Eastmoreland residents are heavily debating the proposal to claim historic district status. The proposal was potentially spurred by the housing shortage and affordability crisis. Since the neighborhood is centrally located, less dense, and home prices reach well into the $700’s, Eastmoreland has seen a good degree of growth over recent years. This has caused some members of the community to push for some sort of control. These residents are fighting for fewer demolitions and renovations, arguing against zoning policies that call for increased density. In the past decade, only 9 homes have been demolished or proposed for demolition and they don’t want to see that rate change; they worry if no restrictions are in place, developers and investors will be allowed to come in, people who want to disrupt the integrity of the neighborhood and potentially throw up “McMansions” for a quick and hefty return.
Some argue however, taking on the Historic District status would be too restrictive and unnecessary. The opposition group, “Keep Eastmoreland Free,” has already collected more than 500 objection letters, arguing that the historic preservation rules would restrict a homeowners property rights. According to Portland, historic districts cannot be demolished or renovated without extensive review from the city which may limit owners from some needed or desired home improvements. However, Oregon’s rules in these districts are a little more lenient in that any properties that are “non-contributing” to the district (homes built after the 1960s) wouldn’t have to conform to these constraints.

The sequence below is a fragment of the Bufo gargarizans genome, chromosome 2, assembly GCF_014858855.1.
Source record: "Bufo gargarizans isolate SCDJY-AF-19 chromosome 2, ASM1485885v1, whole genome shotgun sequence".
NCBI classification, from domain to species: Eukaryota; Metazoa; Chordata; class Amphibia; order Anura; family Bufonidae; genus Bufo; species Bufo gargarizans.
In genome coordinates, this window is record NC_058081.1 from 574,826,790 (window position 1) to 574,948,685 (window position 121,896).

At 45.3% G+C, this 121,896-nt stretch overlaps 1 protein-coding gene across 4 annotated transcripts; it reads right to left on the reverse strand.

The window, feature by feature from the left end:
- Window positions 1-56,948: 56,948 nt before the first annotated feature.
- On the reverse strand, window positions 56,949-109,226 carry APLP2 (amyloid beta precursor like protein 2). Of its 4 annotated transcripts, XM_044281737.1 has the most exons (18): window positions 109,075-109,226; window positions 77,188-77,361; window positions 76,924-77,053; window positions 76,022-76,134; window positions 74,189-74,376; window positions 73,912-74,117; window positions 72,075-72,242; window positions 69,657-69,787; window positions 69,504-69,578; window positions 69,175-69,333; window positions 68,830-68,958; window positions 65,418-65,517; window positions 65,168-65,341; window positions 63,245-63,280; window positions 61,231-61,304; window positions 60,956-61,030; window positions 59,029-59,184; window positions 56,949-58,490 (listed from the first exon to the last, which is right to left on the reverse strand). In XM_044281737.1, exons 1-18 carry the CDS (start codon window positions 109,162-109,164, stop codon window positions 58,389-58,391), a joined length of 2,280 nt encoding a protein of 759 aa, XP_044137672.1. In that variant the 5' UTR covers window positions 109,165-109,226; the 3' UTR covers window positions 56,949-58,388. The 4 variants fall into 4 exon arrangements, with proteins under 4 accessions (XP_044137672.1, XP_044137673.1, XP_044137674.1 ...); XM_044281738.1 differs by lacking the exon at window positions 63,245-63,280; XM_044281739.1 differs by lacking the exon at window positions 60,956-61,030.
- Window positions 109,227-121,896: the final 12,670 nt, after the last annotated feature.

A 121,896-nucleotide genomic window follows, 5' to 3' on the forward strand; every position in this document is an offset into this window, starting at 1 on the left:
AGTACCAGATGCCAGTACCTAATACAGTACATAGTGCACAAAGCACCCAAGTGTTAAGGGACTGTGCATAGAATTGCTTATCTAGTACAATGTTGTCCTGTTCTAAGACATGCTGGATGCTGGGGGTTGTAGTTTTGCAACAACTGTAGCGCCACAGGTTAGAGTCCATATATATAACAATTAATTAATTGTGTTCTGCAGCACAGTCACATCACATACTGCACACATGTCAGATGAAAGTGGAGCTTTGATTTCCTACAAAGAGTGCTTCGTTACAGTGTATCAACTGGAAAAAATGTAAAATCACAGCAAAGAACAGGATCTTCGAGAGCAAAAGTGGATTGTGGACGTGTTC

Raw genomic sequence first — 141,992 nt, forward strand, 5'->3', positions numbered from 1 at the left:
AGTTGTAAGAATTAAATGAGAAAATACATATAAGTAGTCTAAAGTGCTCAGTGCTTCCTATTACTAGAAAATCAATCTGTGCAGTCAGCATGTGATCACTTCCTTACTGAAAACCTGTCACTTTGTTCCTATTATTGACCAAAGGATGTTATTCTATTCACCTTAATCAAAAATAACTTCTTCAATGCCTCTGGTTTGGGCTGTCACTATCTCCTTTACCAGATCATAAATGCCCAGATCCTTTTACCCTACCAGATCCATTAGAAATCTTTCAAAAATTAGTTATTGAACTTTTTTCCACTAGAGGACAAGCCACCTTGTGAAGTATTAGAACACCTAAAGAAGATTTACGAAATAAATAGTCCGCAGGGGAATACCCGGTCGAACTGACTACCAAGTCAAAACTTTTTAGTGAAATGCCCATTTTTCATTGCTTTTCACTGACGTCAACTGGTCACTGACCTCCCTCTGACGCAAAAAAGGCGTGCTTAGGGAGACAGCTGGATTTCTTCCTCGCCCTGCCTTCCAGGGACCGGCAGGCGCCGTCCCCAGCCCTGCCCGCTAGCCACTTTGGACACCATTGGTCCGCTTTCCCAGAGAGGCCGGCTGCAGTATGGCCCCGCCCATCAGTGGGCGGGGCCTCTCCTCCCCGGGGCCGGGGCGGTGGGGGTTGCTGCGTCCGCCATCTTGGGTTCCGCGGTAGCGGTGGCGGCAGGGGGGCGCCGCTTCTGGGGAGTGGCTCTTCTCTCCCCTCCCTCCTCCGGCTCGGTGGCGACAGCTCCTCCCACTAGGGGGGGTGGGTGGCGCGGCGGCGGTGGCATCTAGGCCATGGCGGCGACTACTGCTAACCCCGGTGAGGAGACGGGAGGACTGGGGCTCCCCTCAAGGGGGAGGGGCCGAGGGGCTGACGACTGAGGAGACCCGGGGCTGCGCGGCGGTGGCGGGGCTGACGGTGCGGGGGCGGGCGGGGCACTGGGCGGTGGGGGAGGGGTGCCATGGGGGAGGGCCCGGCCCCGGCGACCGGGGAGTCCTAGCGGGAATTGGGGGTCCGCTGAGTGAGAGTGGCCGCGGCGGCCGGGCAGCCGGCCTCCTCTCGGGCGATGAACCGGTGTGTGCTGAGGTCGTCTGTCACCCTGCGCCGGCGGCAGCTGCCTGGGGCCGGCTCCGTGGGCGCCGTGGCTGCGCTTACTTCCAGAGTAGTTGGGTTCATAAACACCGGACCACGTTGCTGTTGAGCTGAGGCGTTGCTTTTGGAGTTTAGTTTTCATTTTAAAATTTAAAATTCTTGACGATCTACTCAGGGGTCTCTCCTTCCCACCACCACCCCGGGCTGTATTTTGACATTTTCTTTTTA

Portland is currently home to 5 nationally recognized historic districts (which include The Alphabet District, Kings Hill, & Irvington) with a few other neighborhoods locally recognized as being historic. Forming a historic district doesn’t require resident’s consent, as long as the necessary fees are paid by someone. However, residents can object with a notarized letter to prevent one from taking shape. If the State Advisory Committee on Historic Preservation offers its approval, the proposal will then go to the National Parks Service for listing on the National Register of Historic Places (that is if half of the residents do not object).
The parks service is expected to make a decision July 6.